POLISH GREATNESS TRAFFIC

May 9, 2018

MAY 9 - DAILY CHRONICLES OF HISTORY

MAY 9

1933

Helen Keller Wrote a Scorching Letter to the Nazis Condemning their Book Burning: Here is the full text; " To the student body of Germany:  History has taught you nothing if you think you can kill ideas. Tyrants have tried to do that often before, and the ideas have risen up in their might and destroyed them.  You can burn my books and the books of the best minds in Europe, but the ideas in them have seeped through a million channels and will continue to quicken other minds. I gave all the royalties of my books for all time to the German soldiers blinded in the World War with no thought in my heart but love and compassion for the German people.  I acknowledge the grievous complications that have led to your intolerance; all the more do I deplore the injustice and unwisdom of passing on to unborn generations the stigma of your deeds.  Do not imagine that your barbarities to the Jews are unknown here. God sleepeth not, and He will visit His judgment upon you. Better were it for you to have a mill-stone hung around your neck and sink into the sea than to be hated and despised of all men.    Helen Keller "


 1940

Four Polish battalions arrived May 9. They were first deployed north of the Ofotfjord, a fjord in Nordland county, Norway, but later redeployed to the area south of the fjord. In early June they were formed into the Polish Independent Highland Brigade, and under the command of  Zygmunt Bohusz-Szyszko, succeeded in capturing the Ankenes peninsula during the May 1940 Battle of Narvik.  Narvik provided an ice-free harbour in the North Atlantic that facilitated the transportation of iron ore by railway Kiruna in Sweden. The Allies and the Germans shared interest in securing this iron supply for themselves, and thus began one of the most ferocious battles since the invasion of Poland. The Allies began with sea and air superiority but could not maintain it throughout the operation. Even though the Germans lost the naval battle, they achieved their goal, to establish a strong foothold in Norway, making it very difficult for the Allies to counter-attack. The Germans lost 10 destroyers (50% loss), one submarine, and several supply ships. Allies lost 2 destroyers and several others were damaged.


1945

Joseph Stalin issued a V-E Order of the Day, congratulating the Red Army "....the Great Patriotic War waged by the Soviet people against the German-fascist invaders has been victoriously concluded; Germany is utterly routed....upon the victorious termination of the Great Patriotic War. To mark the complete victory over Germany, today, on May 9, the Day of Victory, at 10 P.M., the capital of our Motherland-Moscow-on behalf of the Motherland, will salute the gallant troops of the Red Army and the ships and units of the Navy which have won this brilliant victory, by firing thirty artillery salvos from 1,000 guns...."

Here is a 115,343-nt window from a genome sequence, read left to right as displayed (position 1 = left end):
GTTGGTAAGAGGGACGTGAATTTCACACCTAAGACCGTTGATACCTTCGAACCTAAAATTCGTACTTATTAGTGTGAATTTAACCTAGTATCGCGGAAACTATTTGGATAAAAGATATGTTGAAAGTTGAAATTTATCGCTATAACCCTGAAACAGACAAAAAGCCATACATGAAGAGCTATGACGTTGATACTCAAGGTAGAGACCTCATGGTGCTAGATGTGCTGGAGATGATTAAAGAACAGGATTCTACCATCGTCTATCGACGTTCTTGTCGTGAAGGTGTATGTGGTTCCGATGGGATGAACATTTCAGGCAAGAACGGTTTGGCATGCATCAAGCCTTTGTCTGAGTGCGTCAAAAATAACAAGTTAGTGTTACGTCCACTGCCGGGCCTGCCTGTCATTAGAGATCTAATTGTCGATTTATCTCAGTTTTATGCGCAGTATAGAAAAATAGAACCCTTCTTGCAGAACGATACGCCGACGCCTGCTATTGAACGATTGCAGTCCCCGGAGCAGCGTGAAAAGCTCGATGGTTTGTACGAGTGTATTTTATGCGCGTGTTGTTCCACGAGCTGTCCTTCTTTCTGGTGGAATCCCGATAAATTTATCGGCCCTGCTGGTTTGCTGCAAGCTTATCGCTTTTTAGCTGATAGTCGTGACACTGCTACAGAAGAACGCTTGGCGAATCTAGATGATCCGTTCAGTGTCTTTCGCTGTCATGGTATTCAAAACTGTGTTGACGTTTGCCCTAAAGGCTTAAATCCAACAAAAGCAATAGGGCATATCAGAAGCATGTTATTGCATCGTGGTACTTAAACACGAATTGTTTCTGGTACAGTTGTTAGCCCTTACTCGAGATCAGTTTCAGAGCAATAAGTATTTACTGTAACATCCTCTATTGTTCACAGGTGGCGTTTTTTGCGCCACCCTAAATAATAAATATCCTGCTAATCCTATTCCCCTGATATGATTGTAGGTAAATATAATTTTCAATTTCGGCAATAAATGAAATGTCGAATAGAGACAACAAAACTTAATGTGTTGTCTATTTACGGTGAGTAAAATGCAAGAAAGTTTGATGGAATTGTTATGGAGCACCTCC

Soviet Foreign Minister Vyacheslav Molotov left the United Nations conference for Moscow with the Polish question still unresolved.  (Note: Even though Poland was one of the most important allies in the struggle against Nazi Germany and a victim of the German (and Soviet) invasion, Poland could not take part in the founding conference in San Francisco, due to Soviet occupation and repression.) This resulted from an increasingly divergent stance of the superpowers on whether to recognize the communist authorities in Poland, which were not legitimized in free elections. But this in no way suggested that Poland had been forgotten at the conference. The world-renown Polish-born piano virtuoso, Arthur Rubinstein, preceded his concert at the San Francisco opera hall by saying:  “This Hall, where the great nations have gathered to make this world a better place, I don’t see the flag of Poland, on behalf of which this cruel war was waged.” And added, “And so now I will play the Polish national anthem.” Despite the absence of representatives of the Polish government at the founding conference, in recognition of Poland’s input in the fight against fascism, Poland was counted as one of the UN’s founding members by amending the wording of Article 3 of the United Nations Charter. Poland signed the Charter on 15 October 1945 and ratified it on the following day. In its declaration, the Government of Poland expressed its readiness to cooperate with the UN, emphasizing the significance of the common security system, the principle of inviolability of frontiers and the foundation of national political systems on the principles of democracy.


1987

183 passengers and crew died aboard a Polish jetliner that crashed in the Kabaty Woods nature reserve in the outskirts of Warsaw. LOT Flight 5055 was an Ilyushin Il-62M of LOT Polish Airlines that crashed in the late morning hours. The flight prepared to leave from Warsaw to New York City's John F. Kennedy International airport when it encountered multiple catastrophic events with the numbers 1 and 2 engines as well as the elevator shortly after departure. The accident was the deadliest of any involving an Ilyushin Il-62, the deadliest to occur on Polish soil, and the deadliest aviation accident of 1987. It was determined to have been caused by the disintegration of an engine shaft due to faulty bearings. (read April 10, 2005 plane crash)



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